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FDA takes more time to review Lilly drug
Delay on Cymbalta, seen as a potential gold mine, isn't tied to suicide, firm says.

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Eli Lilly stock quote
Eli Lilly Fact File

 
June 25, 2004
 

The Food and Drug Administration has extended by three months its deadline to decide on Eli Lilly and Co.'s application to sell the potential blockbuster antidepressant Cymbalta.

The drug gained attention after the suicide of Traci Johnson, a healthy 19-year-old woman who took the drug during a Lilly clinical trial.

Lilly spokesman David Shaffer said the extension is not related to the Feb. 7 suicide at Lilly's Indianapolis clinic.

"It absolutely is not related to that (suicide)," Shaffer said. "We'd know what the subject is they're looking at right now, and that's not it."

Lilly is counting on Cymbalta, which analysts say could generate sales of more than $1 billion a year, to step into the gap left by its former No. 1 Prozac, an antidepressant that lost U.S. patent protection in 2001.

Under federal law, the FDA had until June 23 to act on the application. That's been extended to Sept. 23, though the FDA could give approval sooner, Lilly said Thursday.

FDA officials told Lilly the extension is needed to review "additional analysis we were asked to submit," Schaffer said. He wasn't specific on what additional materials were provided to regulators.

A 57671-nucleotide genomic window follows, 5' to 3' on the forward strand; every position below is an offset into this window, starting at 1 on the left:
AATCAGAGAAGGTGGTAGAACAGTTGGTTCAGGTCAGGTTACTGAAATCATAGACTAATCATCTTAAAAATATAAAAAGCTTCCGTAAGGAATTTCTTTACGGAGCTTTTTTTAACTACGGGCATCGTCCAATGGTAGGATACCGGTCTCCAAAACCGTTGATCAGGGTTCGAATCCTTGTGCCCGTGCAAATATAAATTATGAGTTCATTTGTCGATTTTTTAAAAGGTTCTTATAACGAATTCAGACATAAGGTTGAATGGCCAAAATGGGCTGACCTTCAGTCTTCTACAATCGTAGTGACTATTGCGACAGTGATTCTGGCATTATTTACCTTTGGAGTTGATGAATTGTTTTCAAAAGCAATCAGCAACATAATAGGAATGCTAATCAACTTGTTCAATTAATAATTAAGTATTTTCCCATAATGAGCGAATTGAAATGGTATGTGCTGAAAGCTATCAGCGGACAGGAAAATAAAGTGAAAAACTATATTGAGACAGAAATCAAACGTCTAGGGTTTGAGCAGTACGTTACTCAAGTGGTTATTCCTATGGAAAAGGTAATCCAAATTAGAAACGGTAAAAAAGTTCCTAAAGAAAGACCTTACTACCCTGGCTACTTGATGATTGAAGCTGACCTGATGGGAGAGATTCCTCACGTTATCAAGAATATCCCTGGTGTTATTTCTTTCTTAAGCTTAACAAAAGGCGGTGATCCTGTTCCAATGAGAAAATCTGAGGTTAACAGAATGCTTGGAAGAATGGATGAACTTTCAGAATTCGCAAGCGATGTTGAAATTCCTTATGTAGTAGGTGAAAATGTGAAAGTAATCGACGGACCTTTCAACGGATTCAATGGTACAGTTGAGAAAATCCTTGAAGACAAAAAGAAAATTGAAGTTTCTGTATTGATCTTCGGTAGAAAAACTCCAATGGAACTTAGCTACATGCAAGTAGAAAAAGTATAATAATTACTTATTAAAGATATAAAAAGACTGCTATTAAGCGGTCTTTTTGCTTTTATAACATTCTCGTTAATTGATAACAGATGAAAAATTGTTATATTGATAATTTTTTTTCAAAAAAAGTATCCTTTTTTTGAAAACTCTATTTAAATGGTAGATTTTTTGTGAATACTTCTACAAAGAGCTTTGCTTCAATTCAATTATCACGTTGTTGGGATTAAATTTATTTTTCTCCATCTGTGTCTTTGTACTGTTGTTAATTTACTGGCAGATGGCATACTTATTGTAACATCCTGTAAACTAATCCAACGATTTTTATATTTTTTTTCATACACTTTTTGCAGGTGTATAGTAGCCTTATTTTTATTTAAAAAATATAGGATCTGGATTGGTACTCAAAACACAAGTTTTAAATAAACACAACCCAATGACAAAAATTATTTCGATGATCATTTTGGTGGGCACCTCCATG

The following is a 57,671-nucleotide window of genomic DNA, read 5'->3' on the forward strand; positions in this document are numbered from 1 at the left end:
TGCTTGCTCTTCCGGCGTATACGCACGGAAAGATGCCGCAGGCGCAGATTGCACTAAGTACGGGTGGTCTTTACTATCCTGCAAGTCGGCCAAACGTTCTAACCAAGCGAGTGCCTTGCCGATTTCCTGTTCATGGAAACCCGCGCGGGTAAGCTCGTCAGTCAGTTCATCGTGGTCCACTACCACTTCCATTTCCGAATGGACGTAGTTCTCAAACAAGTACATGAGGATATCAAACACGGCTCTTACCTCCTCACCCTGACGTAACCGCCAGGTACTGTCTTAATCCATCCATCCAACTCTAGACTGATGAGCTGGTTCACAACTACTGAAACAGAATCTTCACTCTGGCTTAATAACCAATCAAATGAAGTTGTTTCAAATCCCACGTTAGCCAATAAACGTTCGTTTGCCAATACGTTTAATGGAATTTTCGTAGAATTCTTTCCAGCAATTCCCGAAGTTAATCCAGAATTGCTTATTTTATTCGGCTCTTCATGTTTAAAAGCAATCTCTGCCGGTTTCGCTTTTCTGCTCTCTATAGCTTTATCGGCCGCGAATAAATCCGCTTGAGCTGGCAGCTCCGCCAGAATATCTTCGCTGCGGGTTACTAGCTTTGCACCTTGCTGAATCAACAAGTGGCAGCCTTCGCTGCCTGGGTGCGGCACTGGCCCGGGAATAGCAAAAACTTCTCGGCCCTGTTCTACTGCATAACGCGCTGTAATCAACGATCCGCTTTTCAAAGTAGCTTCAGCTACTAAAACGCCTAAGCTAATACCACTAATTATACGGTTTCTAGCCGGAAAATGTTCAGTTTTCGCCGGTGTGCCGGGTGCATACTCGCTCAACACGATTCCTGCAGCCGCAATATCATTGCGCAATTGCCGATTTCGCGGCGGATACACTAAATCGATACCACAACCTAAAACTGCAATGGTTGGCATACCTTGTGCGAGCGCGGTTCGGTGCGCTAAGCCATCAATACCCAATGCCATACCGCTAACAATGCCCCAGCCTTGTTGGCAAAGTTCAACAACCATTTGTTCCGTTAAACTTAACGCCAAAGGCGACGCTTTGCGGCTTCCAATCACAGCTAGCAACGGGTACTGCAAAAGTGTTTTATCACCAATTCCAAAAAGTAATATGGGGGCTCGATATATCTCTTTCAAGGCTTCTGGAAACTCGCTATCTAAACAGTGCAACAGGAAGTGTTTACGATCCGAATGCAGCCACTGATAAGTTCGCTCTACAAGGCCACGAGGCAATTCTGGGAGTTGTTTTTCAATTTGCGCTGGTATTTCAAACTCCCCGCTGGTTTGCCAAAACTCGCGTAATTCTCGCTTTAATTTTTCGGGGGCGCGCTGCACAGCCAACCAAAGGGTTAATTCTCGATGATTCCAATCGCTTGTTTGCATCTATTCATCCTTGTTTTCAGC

New antidepressants are being looked at more closely by the FDA, in part because of new data appearing to show that some antidepressants increased the risk of suicide, said Bert Hazlett, a stock analyst with SunTrust Robinson Humphrey in New York. "There is obviously additional scrutiny being attributed to the drugs in this class," Hazlett told Bloomberg News.

Lilly has said its investigation shows Cymbalta did not cause Johnson's suicide, though some family and friends have previously said they believe it did.

"We remain confident about the data we have submitted (to the FDA) and the safety and efficacy profile Cymbalta has demonstrated," John Lechleiter, executive vice president of pharmaceutical products and corporate development at Lilly, said in a statement.

Peggy Johnson, Traci Johnson's mother, said she had no comment on the FDA extension. "I wish they would just let my poor daughter Traci rest in peace," she said. The family's attorney, John Cordisco, said he had no comment.

Lilly applied for FDA approval in November 2001. Manufacturing problems cited by the FDA at Lilly manufacturing plants in Indianapolis contributed to earlier delays in approval.

Only Mexico has approved Cymbalta for sale, but Lilly hasn't yet put the drug on the market in Mexico, Shaffer said.

Lilly's stock price fell 41 cents a share Thursday, to $72.73. The FDA's extension of time was announced after Wall Street closed Thursday.

Call Star reporter Jeff Swiatek at (317) 444-6483.

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